Material gains: Overcoming the recycling challenge with aluminium

A grey-ish metal (presumably aluminium) in a matrix-like pattern, as though the image is a close-up of stacked sections

To reach Net Zero, manufacturing more products in the UK that contain recycled content, and ensuring that they are reprocessed domestically, will be crucial. One material that exemplifies progress in this direction is aluminium, says resource expert EMR, which outlines important initiatives and progress, below.

The aluminium recycling process requires only 5-10 percent of the energy needed to produce the primary metal, resulting in significant carbon emissions savings.

Currently, around two thirds (600,000 tonnes) of end of life scrap aluminium in the UK is exported for recycling, the highest rate in Europe.

To achieve the end goal of keeping 100% of our aluminium in the UK to be used in domestically manufactured products, preventing the need for the mining of new material and reducing unnecessary transportation, it will take a collaborative approach.

EMR has been working closely with a string of partners across the aluminium production supply chain to discover the barriers to using recycled content in the UK, and to figure out how to bring them down.

As the largest recycler of end-of-life vehicle (ELVs) in the UK, we have access to hundreds of thousands of tonnes of aluminium every year. So, as demand from manufacturers for recycled content increases, we are perfectly placed to work with the biggest producers to make these plans a reality.

We are also able to apply the lessons learned from other, similar partnerships we have collaborated in. For example, through the 2020 RECOVAS Partnership, with part funding from the Government’s Advanced Propulsion Centre (APC), we partnered with some of the largest vehicle manufacturers in the world, including Bentley, Jaguar Land Rover and BMW , to develop a circular EV battery recycling supply chain in the UK. And, as a result, we have a  EV battery recycling facility launching in the UK later this year, along with our EV battery facility in Hamburg.

Last year, we also initiated the Re-Rewind Partnership,  which saw EMR partner with experts to recycle rare earth magnetic materials. This project is part-funded by Innovate UK, and led to us establishing a wind turbine reprocessing facility in Glasgow.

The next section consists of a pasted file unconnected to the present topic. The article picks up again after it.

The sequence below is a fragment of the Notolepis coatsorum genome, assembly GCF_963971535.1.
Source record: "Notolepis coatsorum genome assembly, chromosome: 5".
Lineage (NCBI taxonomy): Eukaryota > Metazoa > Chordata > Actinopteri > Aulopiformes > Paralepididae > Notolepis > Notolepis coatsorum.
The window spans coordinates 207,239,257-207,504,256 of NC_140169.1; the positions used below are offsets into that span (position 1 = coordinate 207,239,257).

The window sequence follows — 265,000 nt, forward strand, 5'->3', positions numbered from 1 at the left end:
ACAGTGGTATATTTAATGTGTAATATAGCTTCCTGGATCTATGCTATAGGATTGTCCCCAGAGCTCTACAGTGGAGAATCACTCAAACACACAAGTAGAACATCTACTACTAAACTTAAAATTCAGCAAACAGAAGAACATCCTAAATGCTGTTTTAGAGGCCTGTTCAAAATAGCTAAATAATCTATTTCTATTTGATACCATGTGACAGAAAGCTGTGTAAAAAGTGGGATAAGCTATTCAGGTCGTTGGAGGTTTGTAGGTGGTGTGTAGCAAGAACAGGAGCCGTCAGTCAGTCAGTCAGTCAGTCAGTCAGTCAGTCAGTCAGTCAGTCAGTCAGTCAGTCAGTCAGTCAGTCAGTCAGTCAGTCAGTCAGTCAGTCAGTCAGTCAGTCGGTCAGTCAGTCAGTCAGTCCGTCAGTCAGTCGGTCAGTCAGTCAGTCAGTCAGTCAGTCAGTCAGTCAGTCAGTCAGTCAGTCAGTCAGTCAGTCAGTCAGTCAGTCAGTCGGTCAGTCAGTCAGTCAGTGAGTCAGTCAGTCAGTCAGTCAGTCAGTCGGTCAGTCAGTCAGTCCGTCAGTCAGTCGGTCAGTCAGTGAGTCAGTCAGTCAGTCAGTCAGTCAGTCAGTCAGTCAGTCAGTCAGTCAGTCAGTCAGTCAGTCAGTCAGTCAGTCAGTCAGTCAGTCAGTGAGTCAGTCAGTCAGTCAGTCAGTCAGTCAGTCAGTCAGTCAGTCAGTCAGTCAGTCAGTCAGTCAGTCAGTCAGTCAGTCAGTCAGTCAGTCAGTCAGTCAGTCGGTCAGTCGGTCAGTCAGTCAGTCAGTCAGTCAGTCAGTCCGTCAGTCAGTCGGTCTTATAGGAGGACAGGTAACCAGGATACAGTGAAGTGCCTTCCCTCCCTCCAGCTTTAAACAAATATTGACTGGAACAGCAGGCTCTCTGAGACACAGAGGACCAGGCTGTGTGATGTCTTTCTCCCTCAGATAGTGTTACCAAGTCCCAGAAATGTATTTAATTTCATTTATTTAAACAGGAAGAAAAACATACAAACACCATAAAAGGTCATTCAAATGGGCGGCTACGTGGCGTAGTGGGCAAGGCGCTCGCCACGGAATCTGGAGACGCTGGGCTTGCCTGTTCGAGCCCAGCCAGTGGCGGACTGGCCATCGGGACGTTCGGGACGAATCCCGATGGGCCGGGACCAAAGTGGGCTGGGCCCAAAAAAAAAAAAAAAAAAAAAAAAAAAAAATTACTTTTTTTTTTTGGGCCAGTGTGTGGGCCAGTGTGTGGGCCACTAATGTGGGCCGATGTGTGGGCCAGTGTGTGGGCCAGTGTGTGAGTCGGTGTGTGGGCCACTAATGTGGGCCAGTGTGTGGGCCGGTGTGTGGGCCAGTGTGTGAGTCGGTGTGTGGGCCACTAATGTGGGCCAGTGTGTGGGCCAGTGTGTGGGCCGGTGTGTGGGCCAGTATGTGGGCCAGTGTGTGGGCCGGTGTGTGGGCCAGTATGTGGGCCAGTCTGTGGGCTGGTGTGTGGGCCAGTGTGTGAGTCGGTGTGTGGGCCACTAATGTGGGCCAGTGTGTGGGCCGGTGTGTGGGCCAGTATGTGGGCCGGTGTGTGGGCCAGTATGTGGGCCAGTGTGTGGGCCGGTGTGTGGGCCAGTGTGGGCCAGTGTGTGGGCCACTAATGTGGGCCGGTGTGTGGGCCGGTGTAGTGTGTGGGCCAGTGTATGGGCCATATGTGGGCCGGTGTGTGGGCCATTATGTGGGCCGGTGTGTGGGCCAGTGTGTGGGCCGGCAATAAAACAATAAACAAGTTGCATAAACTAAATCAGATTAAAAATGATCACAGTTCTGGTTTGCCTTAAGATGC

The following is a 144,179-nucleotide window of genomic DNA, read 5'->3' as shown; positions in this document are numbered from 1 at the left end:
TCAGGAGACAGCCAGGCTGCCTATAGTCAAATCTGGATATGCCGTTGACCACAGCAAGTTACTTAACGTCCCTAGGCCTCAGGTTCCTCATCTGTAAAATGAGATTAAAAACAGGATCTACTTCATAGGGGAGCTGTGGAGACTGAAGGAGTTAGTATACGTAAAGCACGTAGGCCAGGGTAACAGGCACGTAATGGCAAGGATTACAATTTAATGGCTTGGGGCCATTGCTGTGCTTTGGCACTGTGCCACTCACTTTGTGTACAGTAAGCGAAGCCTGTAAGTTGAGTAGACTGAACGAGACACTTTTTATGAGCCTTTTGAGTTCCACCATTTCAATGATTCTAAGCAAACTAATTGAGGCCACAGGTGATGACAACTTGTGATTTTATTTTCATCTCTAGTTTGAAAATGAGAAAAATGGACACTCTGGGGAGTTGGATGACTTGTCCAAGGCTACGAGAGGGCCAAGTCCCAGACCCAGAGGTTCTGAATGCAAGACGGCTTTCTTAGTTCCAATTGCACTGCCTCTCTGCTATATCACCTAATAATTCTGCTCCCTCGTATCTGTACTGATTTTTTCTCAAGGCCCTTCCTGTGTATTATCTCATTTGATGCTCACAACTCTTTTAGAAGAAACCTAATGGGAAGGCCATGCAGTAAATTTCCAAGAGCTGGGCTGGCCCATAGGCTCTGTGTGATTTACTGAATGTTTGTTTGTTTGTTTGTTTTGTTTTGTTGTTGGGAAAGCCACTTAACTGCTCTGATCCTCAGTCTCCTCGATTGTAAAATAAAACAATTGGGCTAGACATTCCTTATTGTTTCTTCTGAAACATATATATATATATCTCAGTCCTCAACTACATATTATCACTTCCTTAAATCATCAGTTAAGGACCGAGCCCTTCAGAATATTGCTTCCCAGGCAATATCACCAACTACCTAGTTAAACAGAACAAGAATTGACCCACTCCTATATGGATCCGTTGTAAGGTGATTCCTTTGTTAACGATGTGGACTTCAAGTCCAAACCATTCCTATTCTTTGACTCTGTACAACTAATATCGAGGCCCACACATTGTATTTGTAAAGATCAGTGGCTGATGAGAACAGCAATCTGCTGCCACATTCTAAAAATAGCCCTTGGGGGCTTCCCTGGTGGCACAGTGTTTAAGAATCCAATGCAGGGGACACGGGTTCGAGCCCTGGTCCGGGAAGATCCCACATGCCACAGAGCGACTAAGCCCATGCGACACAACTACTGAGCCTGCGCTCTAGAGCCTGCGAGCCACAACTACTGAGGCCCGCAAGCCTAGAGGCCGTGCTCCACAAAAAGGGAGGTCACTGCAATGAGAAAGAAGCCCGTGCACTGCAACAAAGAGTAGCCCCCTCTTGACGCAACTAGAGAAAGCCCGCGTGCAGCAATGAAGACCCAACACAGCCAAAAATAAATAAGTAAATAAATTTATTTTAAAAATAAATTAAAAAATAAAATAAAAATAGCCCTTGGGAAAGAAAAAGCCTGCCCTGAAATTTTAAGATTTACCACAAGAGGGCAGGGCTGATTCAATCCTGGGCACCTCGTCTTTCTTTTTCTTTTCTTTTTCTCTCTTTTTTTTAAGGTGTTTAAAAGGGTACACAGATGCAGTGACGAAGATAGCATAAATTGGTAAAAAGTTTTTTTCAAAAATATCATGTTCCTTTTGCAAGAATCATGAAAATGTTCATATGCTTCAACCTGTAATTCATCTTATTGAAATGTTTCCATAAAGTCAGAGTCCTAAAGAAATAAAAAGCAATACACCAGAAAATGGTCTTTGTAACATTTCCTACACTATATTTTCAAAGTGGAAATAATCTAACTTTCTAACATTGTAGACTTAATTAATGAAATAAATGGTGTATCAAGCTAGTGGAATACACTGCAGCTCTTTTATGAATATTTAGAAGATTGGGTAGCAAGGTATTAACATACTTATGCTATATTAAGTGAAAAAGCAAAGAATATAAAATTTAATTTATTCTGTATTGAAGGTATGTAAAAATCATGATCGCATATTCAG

Separation techniques
One of the main barriers to introducing more recycled aluminium into the manufacturing process is that current grade specifications for critical structural   components are based on the qualities of virgin material.

Current recycled grades in the UK are a mix of alloys, so contain a mix of other metals, thus changing the make-up and so specifications of the material.

By working with our automotive industry partners, including leading Automotive Tier 1 supplier, Constellium, we aim to adjust the grade specifications for critical structural components and so use more recycled content, without compromising performance.  Constellium are leading an exciting R&D project called CirConAl, with funding from the APC which is testing new scrap-tolerant alloy formulations for vehicle applications.

Additionally, EMR is constantly improving its recycling separation processes to reduce contaminants and recover higher grades of material, ensuring material can re-enter the circular economy, fit for purpose, and be used in domestically manufactured products.

The environmental benefits of using recycled aluminium are undeniable. By doing so, we can significantly reduce reliance on virgin materials, keep material within the UK and dramatically lower carbon emissions throughout the manufacturing process.

However, EMR is committed to demonstrating the strong business case as well. Our improved separation techniques enable us to recover more usable aluminium, resulting in higher yields.

Furthermore, substituting primary aluminium with recycled aluminium can lead to a dramatic reduction in the embodied carbon footprint of the manufacturing process.

By creating a higher quality product through advanced separation, EMR justifies the retention of end of life aluminium in the UK for further processing, instead of exporting it as lower-grade mixed alloys.

The growing demand for high quality, recycled aluminium materials in the automotive industry in particular, creates a compelling business case for collaboration.

We envision a future where recycled aluminium becomes the norm in UK manufacturing, and our commitment to working in collaboration to make this happen, not only benefits the environment, but also unlocks financial advantages.